João Ribeiro, Luís Teixeira, Rui Lemos, Anderson S. Teixeira, Vitor Moreira, Pedro Silva and Fábio Y. Nakamura
.01156 30177889 20. Hammami M , Negra Y , Billaut F , Hermassi S , Shephard RJ , Chelly MS . Effects of lower-limb strength training on agility, repeated sprinting with changes of direction, leg peak power, and neuromuscular adaptations of soccer players . J Strength Cond Res . 2018 ; 32 ( 1
Laura Capranica, Monica Tiberi, Francesco Figura and Wayne H. Osness
This study compared functional fitness scores of American and Italian older adults on the AAHPERD test battery for adults over 60 years old. Sedentary participants (N = 186, age 60–79 years) undertook the 6 AAHPERD test items: Between American and Italian men, no statistically significant difference was found for coordination and endurance. American men scored better on flexibility and strength, whereas Italian men scored better on body mass index (BMI) and agility. Between American and Italian women, no statistically significant difference was found for BMI and agility. American women scored better on coordination and endurance, whereas Italian women scored better on flexibility and strength. The data suggest that the AAHPERD test battery is an appropriate tool for assessing and comparing functional fitness levels of older adults in different societies.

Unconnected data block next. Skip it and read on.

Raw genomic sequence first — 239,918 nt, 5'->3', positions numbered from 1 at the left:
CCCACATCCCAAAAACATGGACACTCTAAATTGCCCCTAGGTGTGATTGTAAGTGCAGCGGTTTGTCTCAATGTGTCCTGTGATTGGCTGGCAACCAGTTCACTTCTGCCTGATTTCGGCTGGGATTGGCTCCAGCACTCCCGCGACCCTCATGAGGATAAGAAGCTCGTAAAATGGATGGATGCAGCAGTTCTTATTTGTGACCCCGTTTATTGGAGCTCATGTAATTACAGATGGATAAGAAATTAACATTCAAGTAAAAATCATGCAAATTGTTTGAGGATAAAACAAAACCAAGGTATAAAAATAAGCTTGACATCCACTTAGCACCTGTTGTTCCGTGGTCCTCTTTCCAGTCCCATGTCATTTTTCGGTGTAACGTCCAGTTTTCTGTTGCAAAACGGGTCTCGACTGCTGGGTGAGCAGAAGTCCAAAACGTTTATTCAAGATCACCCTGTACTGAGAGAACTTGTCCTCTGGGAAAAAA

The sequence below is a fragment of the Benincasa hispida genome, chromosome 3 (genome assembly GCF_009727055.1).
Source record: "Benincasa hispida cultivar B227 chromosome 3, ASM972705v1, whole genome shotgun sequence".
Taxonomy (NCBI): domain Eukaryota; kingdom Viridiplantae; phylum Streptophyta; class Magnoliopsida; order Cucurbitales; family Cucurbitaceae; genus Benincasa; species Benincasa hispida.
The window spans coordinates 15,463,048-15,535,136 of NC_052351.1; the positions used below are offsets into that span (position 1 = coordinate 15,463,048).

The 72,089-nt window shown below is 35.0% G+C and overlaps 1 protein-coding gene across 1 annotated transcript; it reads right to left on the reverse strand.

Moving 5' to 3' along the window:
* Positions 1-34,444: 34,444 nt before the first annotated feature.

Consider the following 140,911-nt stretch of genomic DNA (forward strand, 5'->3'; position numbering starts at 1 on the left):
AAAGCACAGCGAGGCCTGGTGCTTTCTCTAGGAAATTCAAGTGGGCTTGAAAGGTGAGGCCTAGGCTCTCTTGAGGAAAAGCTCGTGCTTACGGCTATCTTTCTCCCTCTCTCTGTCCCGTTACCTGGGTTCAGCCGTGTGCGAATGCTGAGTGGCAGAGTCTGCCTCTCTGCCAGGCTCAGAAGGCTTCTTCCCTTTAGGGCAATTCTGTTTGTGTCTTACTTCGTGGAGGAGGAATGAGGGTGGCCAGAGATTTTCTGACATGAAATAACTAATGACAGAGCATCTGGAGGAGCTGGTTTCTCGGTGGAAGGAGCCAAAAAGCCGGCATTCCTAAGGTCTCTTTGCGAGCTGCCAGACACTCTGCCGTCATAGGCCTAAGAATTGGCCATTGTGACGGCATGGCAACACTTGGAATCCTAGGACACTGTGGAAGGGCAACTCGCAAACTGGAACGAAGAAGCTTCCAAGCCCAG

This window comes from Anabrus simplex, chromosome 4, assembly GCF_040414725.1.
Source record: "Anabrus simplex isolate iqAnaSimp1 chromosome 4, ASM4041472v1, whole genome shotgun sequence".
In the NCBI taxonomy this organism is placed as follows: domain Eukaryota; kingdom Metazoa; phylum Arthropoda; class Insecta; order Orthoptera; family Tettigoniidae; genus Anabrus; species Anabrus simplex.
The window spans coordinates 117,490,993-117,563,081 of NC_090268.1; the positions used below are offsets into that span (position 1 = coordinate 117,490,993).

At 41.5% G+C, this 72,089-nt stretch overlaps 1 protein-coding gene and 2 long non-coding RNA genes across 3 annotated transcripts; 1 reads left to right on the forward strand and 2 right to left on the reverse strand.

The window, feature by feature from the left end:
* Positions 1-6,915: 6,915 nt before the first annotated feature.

Ro DiBrezzo, Barbara B. Shadden, Blake H. Raybon and Melissa Powers
Loss of balance and falling are critical concerns for older adults. Physical activity can improve balance and decrease the risk of falling. The purpose of this study was to evaluate a simple, low-cost exercise program for community-dwelling older adults. Sixteen senior adults were evaluated using the Senior Fitness Test for measures of functional strength, aerobic endurance, dynamic balance and agility, and flexibility. In addition, measures of height, weight, resting blood pressure, blood lipids, and cognitive function were obtained. Participants then attended a 10-week exercise class including stretching, strengthening, and balance-training exercises. At the completion of the program, significant improvements were observed in tests measuring dynamic balance and agility, lower and upper extremity strength, and upper extremity flexibility. The results indicate that exercise programs such as this are an effective, low-cost solution to improving health and factors that affect falling risk among older adults.
Rodney Negrete and Jay Brophy
To determine (1) correlations between isokinetic lower extremity strength and functional performance and (2) correlations among different modes of isokinetic testing.
Design and Setting:
A correlational design with 6 measures. A series of strength, power, and agility tests was performed at a hospital-based outpatient physical therapy clinic.
A volunteer sample of 29 male and 31 female, college-age subjects participated.
All subjects were tested in the following isokinetic tests: reciprocal leg press, single-leg squat, and knee extension. Performance tests included single-leg hop and vertical jump and a speed/agility test.